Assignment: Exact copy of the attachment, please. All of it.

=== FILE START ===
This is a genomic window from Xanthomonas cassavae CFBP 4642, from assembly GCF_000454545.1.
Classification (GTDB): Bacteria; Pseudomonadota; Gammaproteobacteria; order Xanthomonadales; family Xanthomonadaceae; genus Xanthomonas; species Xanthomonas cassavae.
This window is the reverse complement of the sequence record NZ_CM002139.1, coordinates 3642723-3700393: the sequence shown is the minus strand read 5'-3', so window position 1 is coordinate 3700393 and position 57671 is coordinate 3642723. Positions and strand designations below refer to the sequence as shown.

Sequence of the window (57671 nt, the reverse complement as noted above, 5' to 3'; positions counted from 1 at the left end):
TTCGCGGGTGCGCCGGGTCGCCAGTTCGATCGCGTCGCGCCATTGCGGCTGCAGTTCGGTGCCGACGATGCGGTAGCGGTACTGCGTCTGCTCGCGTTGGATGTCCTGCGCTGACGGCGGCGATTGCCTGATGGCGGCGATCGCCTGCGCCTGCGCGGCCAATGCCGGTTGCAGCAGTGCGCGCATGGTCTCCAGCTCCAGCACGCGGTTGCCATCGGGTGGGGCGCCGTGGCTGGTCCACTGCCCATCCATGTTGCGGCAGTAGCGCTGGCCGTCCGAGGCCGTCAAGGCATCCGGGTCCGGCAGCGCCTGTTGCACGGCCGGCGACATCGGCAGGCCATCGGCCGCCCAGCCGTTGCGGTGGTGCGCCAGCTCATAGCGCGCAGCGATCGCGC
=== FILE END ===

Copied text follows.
This is a genomic window from Xanthomonas cassavae CFBP 4642, from assembly GCF_000454545.1.
Classification (GTDB): Bacteria; Pseudomonadota; Gammaproteobacteria; order Xanthomonadales; family Xanthomonadaceae; genus Xanthomonas; species Xanthomonas cassavae.
This window is the reverse complement of the sequence record NZ_CM002139.1, coordinates 3642723-3700393: the sequence shown is the minus strand read 5'-3', so window position 1 is coordinate 3700393 and position 57671 is coordinate 3642723. Positions and strand designations below refer to the sequence as shown.

Sequence of the window (57671 nt, the reverse complement as noted above, 5' to 3'; positions counted from 1 at the left end):
TTCGCGGGTGCGCCGGGTCGCCAGTTCGATCGCGTCGCGCCATTGCGGCTGCAGTTCGGTGCCGACGATGCGGTAGCGGTACTGCGTCTGCTCGCGTTGGATGTCCTGCGCTGACGGCGGCGATTGCCTGATGGCGGCGATCGCCTGCGCCTGCGCGGCCAATGCCGGTTGCAGCAGTGCGCGCATGGTCTCCAGCTCCAGCACGCGGTTGCCATCGGGTGGGGCGCCGTGGCTGGTCCACTGCCCATCCATGTTGCGGCAGTAGCGCTGGCCGTCCGAGGCCGTCAAGGCATCCGGGTCCGGCAGCGCCTGTTGCACGGCCGGCGACATCGGCAGGCCATCGGCCGCCCAGCCGTTGCGGTGGTGCGCCAGCTCATAGCGCGCAGCGATCGCGC